A Peach of a Paddle

Georgia's Suwannee and Alcovy Rivers
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The Alcovy at a Glance

Section: Covington to Lake Jackson

Counties: Newton

Suitable For: Cruising

Appropriate For: Intermediates, advanced

Months Runnable: Late November-June

Interest Highlights: Scenery, wildlife, whitewater, local culture and industry

Scenery: Pretty to pretty in spots

Difficulty: International Scale I-III; Numerical Points 14

Average Width: 45-65 ft. 

Velocity: Moderate to fast

Gradient: 6.14 ft./mi.

Runnable Water Level: Minimum 170 cfs (Covington gauge); Maximum up to flood stage

Hazards: Deadfalls, difficult rapids, large hole at bottom of Factory Shoals 

Scouting: White and Factory shoals

Portages: White and Factory shoals, if situation warrants

Rescue Index: Accessible to accessible but difficult

Mean Water Temperature (0F):

Jan 41; Feb 43; Mar 48;
Apr 56; May 65; Jun 73;
Jul 75; Aug 73; Sep 69;
Oct 61; Nov 52; Dec 43

USGS Quads: Covington, Stewart

Sources of Additional Info:

Suwannee River Outpost (800) 428-4147
Additional information concerning the Florida sections of the Suwannee are available by writing: Florida Department of Natural Resources, Crown Building, Tallahassee, FL, 32304. 
USGS Quads: Billy's Island, The Pocket, Strange Island, Fargo, Needmore, Fargo SW


A Piedmont stream rich in beauty and diverse in flora and wildlife, the Alcovy is born in Gwinnett County near Lawrenceville and flows south, draining Walton and Newton counties before emptying into Jackson Lake. One of the main tributaries of the Ocmulgee River, the Alcovy is runnable downstream of the US 278 bridge east of Covington from November to early July in years of average rainfall. Below the US 278 crossing the Alcovy meanders through a wooded lowland swamp terrain with bypass islands and oxbow lakes supporting large stands of tupelo gum.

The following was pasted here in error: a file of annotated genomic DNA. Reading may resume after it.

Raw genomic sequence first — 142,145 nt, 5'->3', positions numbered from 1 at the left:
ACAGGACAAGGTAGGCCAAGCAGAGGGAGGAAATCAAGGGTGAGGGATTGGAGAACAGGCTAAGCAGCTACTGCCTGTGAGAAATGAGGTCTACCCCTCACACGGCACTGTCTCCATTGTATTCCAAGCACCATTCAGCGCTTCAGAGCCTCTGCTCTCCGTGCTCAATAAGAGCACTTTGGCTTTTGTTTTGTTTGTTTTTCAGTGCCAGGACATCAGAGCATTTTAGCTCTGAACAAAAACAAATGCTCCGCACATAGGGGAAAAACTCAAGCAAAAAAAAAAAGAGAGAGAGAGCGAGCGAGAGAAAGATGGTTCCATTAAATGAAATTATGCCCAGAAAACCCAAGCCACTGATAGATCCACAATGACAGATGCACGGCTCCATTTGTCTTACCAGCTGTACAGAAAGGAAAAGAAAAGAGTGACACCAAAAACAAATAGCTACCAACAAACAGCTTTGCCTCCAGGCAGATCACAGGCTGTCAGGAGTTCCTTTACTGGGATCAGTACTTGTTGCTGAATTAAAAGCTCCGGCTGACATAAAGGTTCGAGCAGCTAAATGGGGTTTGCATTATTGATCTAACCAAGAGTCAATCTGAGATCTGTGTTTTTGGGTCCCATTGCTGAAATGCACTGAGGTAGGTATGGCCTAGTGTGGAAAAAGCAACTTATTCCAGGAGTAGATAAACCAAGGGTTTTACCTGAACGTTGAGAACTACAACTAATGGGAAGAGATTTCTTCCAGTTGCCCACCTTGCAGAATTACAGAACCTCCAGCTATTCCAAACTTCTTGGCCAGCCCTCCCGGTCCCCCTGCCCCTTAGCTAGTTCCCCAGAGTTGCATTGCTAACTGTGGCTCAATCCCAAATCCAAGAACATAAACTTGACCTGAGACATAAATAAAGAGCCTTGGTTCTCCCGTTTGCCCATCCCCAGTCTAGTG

Passing under the Central of Georgia railroad bridge, the river emerges from the watery lowlands and continues in a well-defined channel with red clay banks of three to six feet that slope at angles of 45 to 90 degrees. The surrounding terrain remains wooded but is drier than it was upstream. Commontree varieties in the flood plain forests include sweet gum, swamp chestnut, oak, red ash, red maple, dogwood, possum hew, willow oak, and overcup oak.Along the banks, river birch, sugarberry, sycamore, and green ash predominate.

Downstream from the Henderson Mill Road the Alcovy begins to drop at a greater rate. One short series of ledges punctuates the run a mile below themouth of Long Branch Creek. Farther downstream the Alcovy remains calm until just upstream of the Newton Factory bridge. Here the Alcovy begins a series of Class III (IV) rapids, narrows, and ledges that culminate below the bridge in a rock garden, followed by a six-foot plunge into the lake pool. This thousand-yard section varies in difficulty and intensity according to water level. It should be scouted. The surrounding terrain is well forested and attractive.

The river's width varies from 25 to 40 feet at the GA 213 bridge to an average of 45 to 65 feet for most of its runnable length, then expands to 280 feet in spots as the Alcovy crashes down White and Factory shoals. Dangers, other than the rapids mentioned, are limited primarily to deadfalls. The current on the Alcovy is generally moderate, and the water color is usually a murky brown, which indicates a high concentration of dissolved clays. Access is good throughout.

© Article copyright Menasha Ridge Press. All rights reserved.

Published: 29 Apr 2002 | Last Updated: 15 Sep 2010
Details mentioned in this article were accurate at the time of publication


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